Eric Olsen and Glenn Schaeffer, Skyhorse Publishing, A Herman Graf Book 2011, 344 pages
A Handbook for Young Writers (of All Ages)
*Note: Gordon Mennenga teaches creative writing at Coe College in Cedar Rapids, Iowa. This review came to us in the form of commentary on how We Wanted to Be Writers might be used in writing classrooms.
Every year undergraduate creative writing programs open the doors for young writers. The question I always get is, “Now what?” Most undergraduates have some idea of what the creative process is all about. The next step is a big one for our students who want to keep writing, keep growing as writers.
Many of my best writers have little idea of what an MFA means. I’m sure this is true of other schools as well. When the subject comes up, there are few resources for them to explore. Yes, there are lists of programs and rankings of programs but little of the nuts and bolts of the MFA programs. We Wanted to Be Writers fills the gap, presenting a vivid overview of the program at Iowa, an overview that certainly is applicable to most programs across the country.
Students will find the “what’s it like” information invaluable. Young writers will find the “What Possessed Us?” especially comforting because many of them are at that stage. To hear testimony from established writers will speak to young writers in a voice they understand. WW2BW does a good job of covering the arc of a writer’s life—from the wanting stage to the getting stage. It is a road map, an adventure story, a cautionary tale, a celebration of creativity.
My best undergraduate writers have no idea how they might fit into the larger world of writing and publishing. They have dreams and talent but little information of the longer view. My students will especially enjoy the discussion of success and failure—it’s something they need to hear early in their writing careers.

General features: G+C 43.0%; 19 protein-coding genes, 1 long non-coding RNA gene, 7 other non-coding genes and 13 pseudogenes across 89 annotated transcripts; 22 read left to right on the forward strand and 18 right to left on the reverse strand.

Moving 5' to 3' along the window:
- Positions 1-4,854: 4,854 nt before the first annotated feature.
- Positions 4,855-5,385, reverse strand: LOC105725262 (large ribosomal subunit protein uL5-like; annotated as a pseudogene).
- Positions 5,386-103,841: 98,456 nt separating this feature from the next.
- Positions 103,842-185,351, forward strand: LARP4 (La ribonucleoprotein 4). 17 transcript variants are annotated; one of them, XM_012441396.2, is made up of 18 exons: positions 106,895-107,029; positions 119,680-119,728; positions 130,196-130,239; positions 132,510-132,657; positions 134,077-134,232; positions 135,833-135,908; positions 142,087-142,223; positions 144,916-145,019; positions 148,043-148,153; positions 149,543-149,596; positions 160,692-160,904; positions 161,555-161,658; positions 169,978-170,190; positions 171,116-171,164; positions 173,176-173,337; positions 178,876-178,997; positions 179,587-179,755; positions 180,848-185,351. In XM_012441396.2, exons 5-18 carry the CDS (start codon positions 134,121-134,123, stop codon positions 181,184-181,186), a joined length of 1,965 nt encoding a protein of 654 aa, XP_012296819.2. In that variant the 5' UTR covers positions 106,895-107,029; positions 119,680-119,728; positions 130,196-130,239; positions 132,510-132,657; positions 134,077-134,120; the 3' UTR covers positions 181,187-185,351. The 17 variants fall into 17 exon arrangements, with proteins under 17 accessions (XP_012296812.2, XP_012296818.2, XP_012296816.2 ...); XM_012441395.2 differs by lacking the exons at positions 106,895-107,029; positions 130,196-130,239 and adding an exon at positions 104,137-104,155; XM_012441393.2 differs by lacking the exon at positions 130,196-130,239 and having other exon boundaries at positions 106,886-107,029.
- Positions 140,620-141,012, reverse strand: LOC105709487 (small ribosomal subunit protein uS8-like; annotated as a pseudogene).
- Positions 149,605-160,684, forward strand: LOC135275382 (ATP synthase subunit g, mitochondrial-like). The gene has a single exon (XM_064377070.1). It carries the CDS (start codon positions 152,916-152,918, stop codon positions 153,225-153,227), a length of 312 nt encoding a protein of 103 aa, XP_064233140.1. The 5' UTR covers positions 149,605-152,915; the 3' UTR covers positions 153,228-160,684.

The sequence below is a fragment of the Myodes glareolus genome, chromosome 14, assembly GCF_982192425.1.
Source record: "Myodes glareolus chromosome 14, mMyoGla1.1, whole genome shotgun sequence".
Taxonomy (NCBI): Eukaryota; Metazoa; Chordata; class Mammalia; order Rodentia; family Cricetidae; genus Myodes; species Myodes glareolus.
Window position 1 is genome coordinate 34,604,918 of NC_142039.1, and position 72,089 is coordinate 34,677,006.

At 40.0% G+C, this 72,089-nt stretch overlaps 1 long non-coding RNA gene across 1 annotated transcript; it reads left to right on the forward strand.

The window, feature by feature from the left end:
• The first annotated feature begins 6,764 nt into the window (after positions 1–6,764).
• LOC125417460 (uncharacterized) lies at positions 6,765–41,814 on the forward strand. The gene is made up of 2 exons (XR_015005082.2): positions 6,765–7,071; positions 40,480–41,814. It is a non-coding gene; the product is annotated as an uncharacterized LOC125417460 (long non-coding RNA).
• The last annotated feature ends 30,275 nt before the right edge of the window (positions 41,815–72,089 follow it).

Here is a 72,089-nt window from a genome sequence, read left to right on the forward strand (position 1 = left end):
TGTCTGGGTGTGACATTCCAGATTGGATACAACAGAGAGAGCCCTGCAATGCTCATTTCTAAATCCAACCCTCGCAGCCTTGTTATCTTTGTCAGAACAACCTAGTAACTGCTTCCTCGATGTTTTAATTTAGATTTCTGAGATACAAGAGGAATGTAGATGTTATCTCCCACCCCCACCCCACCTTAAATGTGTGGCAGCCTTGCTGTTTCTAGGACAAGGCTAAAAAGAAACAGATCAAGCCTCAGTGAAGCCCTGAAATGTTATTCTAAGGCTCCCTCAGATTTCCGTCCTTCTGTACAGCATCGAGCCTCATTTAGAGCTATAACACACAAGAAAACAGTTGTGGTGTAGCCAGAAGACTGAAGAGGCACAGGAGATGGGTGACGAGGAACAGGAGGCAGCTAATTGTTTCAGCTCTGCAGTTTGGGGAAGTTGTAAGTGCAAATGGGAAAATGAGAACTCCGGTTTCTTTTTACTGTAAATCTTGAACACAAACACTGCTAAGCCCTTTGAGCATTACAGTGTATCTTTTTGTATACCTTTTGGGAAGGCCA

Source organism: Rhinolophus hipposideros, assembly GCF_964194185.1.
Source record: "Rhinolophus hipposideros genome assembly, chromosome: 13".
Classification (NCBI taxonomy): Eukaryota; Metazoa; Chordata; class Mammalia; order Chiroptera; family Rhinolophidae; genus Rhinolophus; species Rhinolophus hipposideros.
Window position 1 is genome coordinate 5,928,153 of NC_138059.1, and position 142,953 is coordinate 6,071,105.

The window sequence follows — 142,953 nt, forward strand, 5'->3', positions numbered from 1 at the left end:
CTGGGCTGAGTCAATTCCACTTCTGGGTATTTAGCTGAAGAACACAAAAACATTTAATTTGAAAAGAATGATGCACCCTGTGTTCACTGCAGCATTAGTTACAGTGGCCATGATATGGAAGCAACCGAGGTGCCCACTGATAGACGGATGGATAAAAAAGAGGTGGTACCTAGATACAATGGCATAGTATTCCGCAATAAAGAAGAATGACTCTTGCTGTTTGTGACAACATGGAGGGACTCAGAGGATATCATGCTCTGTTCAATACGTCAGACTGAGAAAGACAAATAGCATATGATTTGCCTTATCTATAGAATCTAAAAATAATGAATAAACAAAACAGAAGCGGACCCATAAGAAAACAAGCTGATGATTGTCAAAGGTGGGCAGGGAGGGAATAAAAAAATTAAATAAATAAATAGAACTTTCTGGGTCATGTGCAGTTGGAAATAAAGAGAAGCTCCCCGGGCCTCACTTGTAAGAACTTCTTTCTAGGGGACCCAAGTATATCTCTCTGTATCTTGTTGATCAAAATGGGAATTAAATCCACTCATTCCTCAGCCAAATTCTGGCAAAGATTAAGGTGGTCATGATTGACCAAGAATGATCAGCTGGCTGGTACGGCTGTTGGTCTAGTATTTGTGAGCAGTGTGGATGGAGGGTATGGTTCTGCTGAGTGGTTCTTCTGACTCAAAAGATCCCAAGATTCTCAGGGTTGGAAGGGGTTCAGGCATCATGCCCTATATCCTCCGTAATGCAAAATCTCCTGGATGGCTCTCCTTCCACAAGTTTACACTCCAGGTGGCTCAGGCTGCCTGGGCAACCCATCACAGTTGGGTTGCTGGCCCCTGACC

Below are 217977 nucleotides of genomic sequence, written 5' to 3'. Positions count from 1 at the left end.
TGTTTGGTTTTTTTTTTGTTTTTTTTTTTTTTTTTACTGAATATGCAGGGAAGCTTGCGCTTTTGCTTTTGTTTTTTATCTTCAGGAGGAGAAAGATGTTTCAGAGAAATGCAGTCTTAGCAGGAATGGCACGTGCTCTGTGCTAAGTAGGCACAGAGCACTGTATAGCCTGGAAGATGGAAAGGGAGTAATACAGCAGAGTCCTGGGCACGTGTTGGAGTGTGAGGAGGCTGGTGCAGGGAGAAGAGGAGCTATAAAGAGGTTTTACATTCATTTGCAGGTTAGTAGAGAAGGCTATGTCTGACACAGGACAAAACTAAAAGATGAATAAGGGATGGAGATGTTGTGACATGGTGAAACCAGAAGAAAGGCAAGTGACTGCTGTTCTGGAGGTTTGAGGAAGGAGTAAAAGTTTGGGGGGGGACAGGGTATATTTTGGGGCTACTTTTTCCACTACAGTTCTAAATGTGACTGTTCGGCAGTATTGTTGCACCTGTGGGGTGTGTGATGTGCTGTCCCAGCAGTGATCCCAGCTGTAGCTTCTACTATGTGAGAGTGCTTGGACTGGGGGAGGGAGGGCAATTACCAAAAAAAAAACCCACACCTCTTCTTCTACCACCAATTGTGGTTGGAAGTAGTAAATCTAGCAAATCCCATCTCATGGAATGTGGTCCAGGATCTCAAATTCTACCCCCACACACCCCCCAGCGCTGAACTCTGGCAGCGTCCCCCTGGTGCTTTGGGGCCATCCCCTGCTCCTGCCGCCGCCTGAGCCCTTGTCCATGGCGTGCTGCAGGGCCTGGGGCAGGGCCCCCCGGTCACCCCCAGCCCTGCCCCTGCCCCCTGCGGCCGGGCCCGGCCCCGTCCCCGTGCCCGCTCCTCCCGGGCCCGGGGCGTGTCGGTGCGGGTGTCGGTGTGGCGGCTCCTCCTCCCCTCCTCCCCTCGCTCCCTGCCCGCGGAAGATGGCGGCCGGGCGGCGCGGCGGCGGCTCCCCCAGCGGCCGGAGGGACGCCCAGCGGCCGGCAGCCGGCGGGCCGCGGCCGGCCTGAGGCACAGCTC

The book offers encouragement, plain talk about what it means to be a writer, and a stirring introduction to how successful writers think and speak. And write. The complications of making art are thoroughly discussed.
For undergraduates, this book is akin to sitting in on a coffee shop discussion of the highest order. My guess is that most students who read this will hit their keyboards with a stronger sense of purpose and clear sense of what lies ahead for them as they move to graduate programs.
If nothing else, they will see how attitude plays a role in their future. WW2BW‘s strength is that it is a discussion, not a lecture. Opinions vary; that’s a good thing. It suggests that there is room for many opinions.
The value then is simple: what is it like to be in an MFA program? This book provides so many answers. It is about much more than the Iowa experience. MFA programs abound and they share many of the issues presented in WW2BW.
Undergraduates thirst for advice and this book presents that advice in spirited conversation. My students who have read it quote passages to me; WW2BW is their bible. We Wanted to Be Writers will guarantee lively workshop discussions about all aspects of the writing life. This book IS the moveable feast.